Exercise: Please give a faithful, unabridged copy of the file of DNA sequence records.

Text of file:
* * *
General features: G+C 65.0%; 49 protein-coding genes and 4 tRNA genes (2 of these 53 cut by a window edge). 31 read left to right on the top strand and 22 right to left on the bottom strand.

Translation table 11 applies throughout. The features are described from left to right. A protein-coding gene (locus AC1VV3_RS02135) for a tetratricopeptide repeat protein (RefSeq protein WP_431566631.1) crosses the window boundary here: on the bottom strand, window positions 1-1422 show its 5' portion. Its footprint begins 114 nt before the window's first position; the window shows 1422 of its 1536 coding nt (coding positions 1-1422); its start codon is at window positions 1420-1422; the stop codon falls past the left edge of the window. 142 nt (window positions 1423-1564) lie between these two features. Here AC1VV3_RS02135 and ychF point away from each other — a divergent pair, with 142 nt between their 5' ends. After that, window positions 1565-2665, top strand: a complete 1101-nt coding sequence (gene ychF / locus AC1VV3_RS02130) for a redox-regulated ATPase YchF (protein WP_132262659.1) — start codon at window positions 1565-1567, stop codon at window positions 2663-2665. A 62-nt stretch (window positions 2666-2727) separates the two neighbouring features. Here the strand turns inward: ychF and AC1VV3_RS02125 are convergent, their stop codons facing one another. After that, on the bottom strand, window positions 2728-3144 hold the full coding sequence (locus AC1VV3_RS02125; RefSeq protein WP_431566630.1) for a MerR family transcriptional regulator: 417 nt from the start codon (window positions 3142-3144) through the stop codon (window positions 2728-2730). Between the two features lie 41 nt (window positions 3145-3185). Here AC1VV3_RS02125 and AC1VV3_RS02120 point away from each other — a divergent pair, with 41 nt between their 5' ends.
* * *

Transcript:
General features: G+C 65.0%; 49 protein-coding genes and 4 tRNA genes (2 of these 53 cut by a window edge). 31 read left to right on the top strand and 22 right to left on the bottom strand.

Translation table 11 applies throughout. The features are described from left to right. A protein-coding gene (locus AC1VV3_RS02135) for a tetratricopeptide repeat protein (RefSeq protein WP_431566631.1) crosses the window boundary here: on the bottom strand, window positions 1-1422 show its 5' portion. Its footprint begins 114 nt before the window's first position; the window shows 1422 of its 1536 coding nt (coding positions 1-1422); its start codon is at window positions 1420-1422; the stop codon falls past the left edge of the window. 142 nt (window positions 1423-1564) lie between these two features. Here AC1VV3_RS02135 and ychF point away from each other — a divergent pair, with 142 nt between their 5' ends. After that, window positions 1565-2665, top strand: a complete 1101-nt coding sequence (gene ychF / locus AC1VV3_RS02130) for a redox-regulated ATPase YchF (protein WP_132262659.1) — start codon at window positions 1565-1567, stop codon at window positions 2663-2665. A 62-nt stretch (window positions 2666-2727) separates the two neighbouring features. Here the strand turns inward: ychF and AC1VV3_RS02125 are convergent, their stop codons facing one another. After that, on the bottom strand, window positions 2728-3144 hold the full coding sequence (locus AC1VV3_RS02125; RefSeq protein WP_431566630.1) for a MerR family transcriptional regulator: 417 nt from the start codon (window positions 3142-3144) through the stop codon (window positions 2728-2730). Between the two features lie 41 nt (window positions 3145-3185). Here AC1VV3_RS02125 and AC1VV3_RS02120 point away from each other — a divergent pair, with 41 nt between their 5' ends.